The non-invasive, light-based treatment uses gentle pulses of light energy from a hand-held instrument to penetrate superficial skin cells and destroy unwanted pigments. The strength of the energy can be controlled so that the light energy specifically targets damaged or discolored skin cells on the surface while leaving the underlying skin unharmed.

The pulses of light weaken the structure of the discolored cells and break down the blood vessels on the surface so that the visual effects of skin damage are minimized. The procedure also promotes collagen growth, leaving skin rejuvenated and with visible reduction of its imperfections.

About the author: With locations in Arlington and Fairfax, Virginia, General Internal Medicine Group has experts in a wide range of medical fields. General Internal Medicine Group is the only medical practice in the state recognized by the NCQA as a Level III Medical Home.

General Internal Medicine Group: Diabetes Explained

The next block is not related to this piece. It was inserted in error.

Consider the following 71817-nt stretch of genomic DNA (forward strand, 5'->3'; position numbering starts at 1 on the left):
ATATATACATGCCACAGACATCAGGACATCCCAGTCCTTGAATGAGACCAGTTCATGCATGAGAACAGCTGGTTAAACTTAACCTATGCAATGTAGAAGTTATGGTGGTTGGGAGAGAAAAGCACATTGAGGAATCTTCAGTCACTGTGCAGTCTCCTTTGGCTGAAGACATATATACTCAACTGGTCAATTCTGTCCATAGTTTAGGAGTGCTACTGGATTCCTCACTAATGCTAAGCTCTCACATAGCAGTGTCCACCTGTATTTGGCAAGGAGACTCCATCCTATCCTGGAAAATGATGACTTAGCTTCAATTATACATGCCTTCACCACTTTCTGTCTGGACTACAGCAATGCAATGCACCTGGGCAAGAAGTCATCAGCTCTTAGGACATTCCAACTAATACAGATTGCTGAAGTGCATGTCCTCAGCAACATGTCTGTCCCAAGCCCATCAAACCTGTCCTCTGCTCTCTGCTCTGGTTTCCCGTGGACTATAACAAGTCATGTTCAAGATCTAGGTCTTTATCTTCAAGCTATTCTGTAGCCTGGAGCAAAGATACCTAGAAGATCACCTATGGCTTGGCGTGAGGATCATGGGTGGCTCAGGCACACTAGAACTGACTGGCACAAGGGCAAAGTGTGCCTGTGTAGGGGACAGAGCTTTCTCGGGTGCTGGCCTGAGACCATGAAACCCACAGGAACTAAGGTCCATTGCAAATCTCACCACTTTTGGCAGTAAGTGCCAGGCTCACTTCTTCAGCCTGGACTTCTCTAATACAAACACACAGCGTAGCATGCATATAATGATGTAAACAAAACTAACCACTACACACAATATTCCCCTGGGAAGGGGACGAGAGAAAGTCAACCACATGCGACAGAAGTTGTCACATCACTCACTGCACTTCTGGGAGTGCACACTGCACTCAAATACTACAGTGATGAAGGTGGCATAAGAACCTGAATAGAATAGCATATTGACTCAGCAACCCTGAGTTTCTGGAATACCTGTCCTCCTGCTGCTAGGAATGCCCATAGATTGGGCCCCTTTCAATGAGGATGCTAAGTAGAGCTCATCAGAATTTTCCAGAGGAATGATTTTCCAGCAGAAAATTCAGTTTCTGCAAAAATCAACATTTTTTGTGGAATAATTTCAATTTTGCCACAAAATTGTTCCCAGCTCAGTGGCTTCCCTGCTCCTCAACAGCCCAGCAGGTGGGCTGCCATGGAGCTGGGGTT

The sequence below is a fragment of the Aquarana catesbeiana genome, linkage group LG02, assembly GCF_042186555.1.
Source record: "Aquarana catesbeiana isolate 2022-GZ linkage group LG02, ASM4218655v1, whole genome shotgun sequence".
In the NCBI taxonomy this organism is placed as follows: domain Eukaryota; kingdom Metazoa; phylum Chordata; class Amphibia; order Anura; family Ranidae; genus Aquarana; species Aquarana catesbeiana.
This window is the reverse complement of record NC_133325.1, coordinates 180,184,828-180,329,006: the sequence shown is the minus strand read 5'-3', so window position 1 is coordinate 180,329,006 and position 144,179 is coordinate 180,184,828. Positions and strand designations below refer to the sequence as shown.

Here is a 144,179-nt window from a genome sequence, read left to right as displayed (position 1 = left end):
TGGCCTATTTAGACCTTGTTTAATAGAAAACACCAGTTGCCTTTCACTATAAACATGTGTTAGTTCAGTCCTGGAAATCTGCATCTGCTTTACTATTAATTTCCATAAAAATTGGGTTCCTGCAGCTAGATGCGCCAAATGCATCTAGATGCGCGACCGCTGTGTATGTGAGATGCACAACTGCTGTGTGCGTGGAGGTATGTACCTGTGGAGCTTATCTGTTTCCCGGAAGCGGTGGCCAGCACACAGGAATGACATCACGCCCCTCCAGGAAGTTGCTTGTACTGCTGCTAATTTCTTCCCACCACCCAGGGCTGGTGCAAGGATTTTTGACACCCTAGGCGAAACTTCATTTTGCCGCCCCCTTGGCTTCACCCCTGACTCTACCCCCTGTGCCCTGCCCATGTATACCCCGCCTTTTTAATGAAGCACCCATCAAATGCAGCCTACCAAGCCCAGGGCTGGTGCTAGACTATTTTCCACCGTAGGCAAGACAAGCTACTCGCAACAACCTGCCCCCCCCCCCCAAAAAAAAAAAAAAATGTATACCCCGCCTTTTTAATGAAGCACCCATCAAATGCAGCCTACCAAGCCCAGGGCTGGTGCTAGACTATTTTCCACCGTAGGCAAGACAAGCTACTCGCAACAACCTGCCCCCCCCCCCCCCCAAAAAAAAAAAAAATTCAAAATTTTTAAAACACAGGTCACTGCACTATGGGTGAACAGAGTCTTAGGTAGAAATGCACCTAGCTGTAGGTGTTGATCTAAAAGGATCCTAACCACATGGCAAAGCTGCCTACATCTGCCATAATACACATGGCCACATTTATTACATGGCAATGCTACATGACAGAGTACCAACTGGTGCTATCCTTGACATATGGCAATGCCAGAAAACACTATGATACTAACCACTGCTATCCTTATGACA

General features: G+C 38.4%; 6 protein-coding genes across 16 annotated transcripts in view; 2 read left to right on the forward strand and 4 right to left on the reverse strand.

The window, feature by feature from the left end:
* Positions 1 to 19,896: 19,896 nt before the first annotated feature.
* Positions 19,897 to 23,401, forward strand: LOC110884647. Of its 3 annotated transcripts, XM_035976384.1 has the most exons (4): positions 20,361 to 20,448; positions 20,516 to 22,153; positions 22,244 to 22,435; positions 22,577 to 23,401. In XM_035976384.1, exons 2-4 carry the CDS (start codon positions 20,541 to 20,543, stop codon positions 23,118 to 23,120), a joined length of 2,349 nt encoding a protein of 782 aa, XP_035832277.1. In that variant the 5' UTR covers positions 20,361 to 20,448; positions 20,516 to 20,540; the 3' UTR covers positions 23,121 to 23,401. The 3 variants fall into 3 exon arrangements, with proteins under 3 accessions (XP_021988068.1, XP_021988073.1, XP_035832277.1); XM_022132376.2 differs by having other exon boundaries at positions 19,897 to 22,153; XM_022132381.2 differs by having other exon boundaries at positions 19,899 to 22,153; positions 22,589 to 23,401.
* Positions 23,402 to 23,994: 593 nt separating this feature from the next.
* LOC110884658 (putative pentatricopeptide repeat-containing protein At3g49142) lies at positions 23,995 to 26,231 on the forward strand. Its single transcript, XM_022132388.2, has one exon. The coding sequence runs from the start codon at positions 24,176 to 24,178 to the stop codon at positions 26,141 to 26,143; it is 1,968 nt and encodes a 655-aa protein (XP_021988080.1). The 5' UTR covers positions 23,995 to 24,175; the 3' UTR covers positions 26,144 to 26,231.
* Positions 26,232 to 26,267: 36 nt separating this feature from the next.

January 25, 2013 § Leave a comment

Diabetes occurs in the body when blood sugar levels are constantly above a healthy level. Affecting more than 25 million citizens in the US alone, it is the most common disorder of the endocrine system. Common symptoms of diabetes include dizziness and fatigue, increased urination, excessive yeast infections, extreme thirst and hunger, blurred vision, slow healing sores or cuts, and sudden weight gain or loss.

There are two types of diabetes. Diabetes 1 is caused by a body’s inability to produce a hormone called insulin. Insulin is responsible for breaking up sugars in the bloodstream. Type-one diabetes typically shows up in the system of young people under the age of 20. With type-one diabetes, the human body makes little to no insulin or has stopped responding to the chemical’s effects, which leads to serious health complications.